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Hoggan, Eve (2010): Crossmodal Audio and Tactile Interaction with Mobile Touchscreens. In International Journal of Mobile Human Computer Interaction, 2 (4) pp. 29-44.

This article asserts that using crossmodal auditory and tactile interaction can aid mobile touchscreen users in accessing data non-visually and, by providing a choice of modalities, can help to overcome problems that occur in different mobile situations where one modality may be less suitable than another (Hoggan, 2010). By encoding data using the crossmodal parameters of audio and vibration, users can learn mappings and translate information between both modalities. In this regard, data may be presented to the most appropriate modality given the situation and surrounding environment.

© All rights reserved Hoggan and/or his/her publisher

2009
 
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Hoggan, Eve, Crossan, Andrew, Brewster, Stephen A. and Kaaresoja, Topi (2009): Audio or tactile feedback: which modality when?. In: Proceedings of ACM CHI 2009 Conference on Human Factors in Computing Systems 2009. pp. 2253-2256.

When designing interfaces for mobile devices it is important to take into account the variety of contexts of use. We present a study that examines how changing noise and disturbance in the environment affects user performance in a touchscreen typing task with the interface being presented through visual only, visual and tactile, or visual and audio feedback. The aim of the study is to show at what exact environmental levels audio or tactile feedback become ineffective. The results show significant decreases in performance for audio feedback at levels of 94dB and above as well as decreases in performance for tactile feedback at vibration levels of 9.18g/s. These results suggest that at these levels, feedback should be presented by a different modality. These findings will allow designers to take advantage of sensor enabled mobile devices to adapt the provided feedback to the user's current context.

© All rights reserved Hoggan et al. and/or ACM Press

 
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Hoggan, Eve, Raisamo, Roope and Brewster, Stephen A. (2009): Mapping information to audio and tactile icons. In: Proceedings of the 2009 International Conference on Multimodal Interfaces 2009. pp. 327-334.

We report the results of a study focusing on the meanings that can be conveyed by audio and tactile icons. Our research considers the following question: how can audio and tactile icons be designed to optimise congruence between crossmodal feedback and the type of information this feedback is intended to convey? For example, if we have a set of system warnings, confirmations, progress up-dates and errors: what audio and tactile representations best match the information or type of message? Is one modality more appropriate at presenting certain types of information than the other modality? The results of this study indicate that certain parameters of the audio and tactile modalities such as rhythm, texture and tempo play an important role in the creation of congruent sets of feedback when given a specific type of information to transmit. We argue that a combination of audio or tactile parameters derived from our results allows the same type of information to be derived through touch and sound with an intuitive match to the content of the message.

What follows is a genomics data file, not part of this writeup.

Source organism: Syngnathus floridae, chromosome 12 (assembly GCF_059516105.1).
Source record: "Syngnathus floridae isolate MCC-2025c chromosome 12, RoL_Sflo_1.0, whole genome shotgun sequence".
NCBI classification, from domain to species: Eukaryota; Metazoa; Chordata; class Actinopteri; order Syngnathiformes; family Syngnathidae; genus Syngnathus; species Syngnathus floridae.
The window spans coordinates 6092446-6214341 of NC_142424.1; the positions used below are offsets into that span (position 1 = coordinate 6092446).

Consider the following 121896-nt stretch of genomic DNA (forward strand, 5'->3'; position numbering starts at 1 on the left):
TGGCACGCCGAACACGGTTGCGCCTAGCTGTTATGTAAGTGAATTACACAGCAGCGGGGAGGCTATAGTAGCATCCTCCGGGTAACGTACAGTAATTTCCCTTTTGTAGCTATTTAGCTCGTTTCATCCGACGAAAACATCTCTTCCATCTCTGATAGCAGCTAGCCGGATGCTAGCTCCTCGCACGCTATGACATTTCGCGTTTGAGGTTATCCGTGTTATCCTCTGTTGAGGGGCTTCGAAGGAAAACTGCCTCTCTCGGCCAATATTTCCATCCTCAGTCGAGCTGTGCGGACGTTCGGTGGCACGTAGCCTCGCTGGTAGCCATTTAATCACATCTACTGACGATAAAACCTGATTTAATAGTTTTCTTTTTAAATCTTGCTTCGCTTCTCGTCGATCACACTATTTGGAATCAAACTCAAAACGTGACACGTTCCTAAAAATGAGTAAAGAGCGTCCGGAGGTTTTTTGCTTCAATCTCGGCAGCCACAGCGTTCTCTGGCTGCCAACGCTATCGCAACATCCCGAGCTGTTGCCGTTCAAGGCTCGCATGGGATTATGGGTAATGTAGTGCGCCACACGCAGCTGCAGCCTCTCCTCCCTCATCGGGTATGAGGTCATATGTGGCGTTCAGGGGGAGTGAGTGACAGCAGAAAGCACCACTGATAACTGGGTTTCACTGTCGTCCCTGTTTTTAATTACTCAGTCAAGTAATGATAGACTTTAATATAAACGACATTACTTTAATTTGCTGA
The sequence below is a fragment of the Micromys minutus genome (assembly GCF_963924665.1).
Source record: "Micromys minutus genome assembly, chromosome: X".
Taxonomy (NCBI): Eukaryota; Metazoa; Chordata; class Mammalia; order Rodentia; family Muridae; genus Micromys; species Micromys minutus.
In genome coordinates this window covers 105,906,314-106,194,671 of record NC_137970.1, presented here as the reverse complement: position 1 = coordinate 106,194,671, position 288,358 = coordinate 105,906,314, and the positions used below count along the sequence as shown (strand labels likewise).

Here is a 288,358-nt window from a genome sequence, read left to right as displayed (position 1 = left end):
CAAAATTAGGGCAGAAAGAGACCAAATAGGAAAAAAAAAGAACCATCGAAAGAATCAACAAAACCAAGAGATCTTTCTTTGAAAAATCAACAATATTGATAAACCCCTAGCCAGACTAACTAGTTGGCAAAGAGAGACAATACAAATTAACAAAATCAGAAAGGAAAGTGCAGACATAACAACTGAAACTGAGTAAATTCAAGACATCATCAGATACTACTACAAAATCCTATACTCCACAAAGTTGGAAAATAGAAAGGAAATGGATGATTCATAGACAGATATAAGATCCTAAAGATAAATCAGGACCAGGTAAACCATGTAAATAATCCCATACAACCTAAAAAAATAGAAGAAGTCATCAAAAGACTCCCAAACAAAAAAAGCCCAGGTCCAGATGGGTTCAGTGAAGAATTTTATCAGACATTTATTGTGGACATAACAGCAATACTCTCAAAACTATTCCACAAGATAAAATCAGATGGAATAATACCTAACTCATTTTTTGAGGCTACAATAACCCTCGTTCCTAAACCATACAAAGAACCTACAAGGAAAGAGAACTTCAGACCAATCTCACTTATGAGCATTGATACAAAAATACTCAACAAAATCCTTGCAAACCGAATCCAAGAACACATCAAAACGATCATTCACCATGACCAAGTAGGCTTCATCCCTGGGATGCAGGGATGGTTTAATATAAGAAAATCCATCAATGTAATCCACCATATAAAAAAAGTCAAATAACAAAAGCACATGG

© All rights reserved Hoggan et al. and/or their publisher

2008
 
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Hoggan, Eve, Brewster, Stephen A. and Johnston, Jody (2008): Investigating the effectiveness of tactile feedback for mobile touchscreens. In: Proceeding of the Twenty-Sixth Annual SIGCHI Conference on Human Factors in Computing Systems April 5-10, 2008, Florence, Italy. pp. 1573-1582.

This paper presents a study of finger-based text entry for mobile devices with touchscreens. Many devices are now coming to market that have no physical keyboards (the Apple iPhone being a very popular example). Touchscreen keyboards lack any tactile feedback and this may cause problems for entering text and phone numbers. We ran an experiment to compare devices with a physical keyboard, a standard touchscreen and a touchscreen with tactile feedback added. We tested this in both static and mobile environments. The results showed that the addition of tactile feedback to the touchscreen significantly improved finger-based text entry, bringing it close to the performance of a real physical keyboard. A second experiment showed that higher specification tactile actuators could improve performance even further. The results suggest that manufacturers should use tactile feedback in their touchscreen devices to regain some of the feeling lost when interacting on a touchscreen with a finger.

© All rights reserved Hoggan et al. and/or ACM Press

 
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Hoggan, Eve, Brewster, Stephen A. and Johnston, Jody (2008): Investigating the effectiveness of tactile feedback for mobile touchscreens. In: Proceedings of ACM CHI 2008 Conference on Human Factors in Computing Systems April 5-10, 2008. pp. 1573-1582.

This paper presents a study of finger-based text entry for mobile devices with touchscreens. Many devices are now coming to market that have no physical keyboards (the Apple iPhone being a very popular example). Touchscreen keyboards lack any tactile feedback and this may cause problems for entering text and phone numbers. We ran an experiment to compare devices with a physical keyboard, a standard touchscreen and a touchscreen with tactile feedback added. We tested this in both static and mobile environments. The results showed that the addition of tactile feedback to the touchscreen significantly improved finger-based text entry, bringing it close to the performance of a real physical keyboard. A second experiment showed that higher specification tactile actuators could improve performance even further. The results suggest that manufacturers should use tactile feedback in their touchscreen devices to regain some of the feeling lost when interacting on a touchscreen with a finger.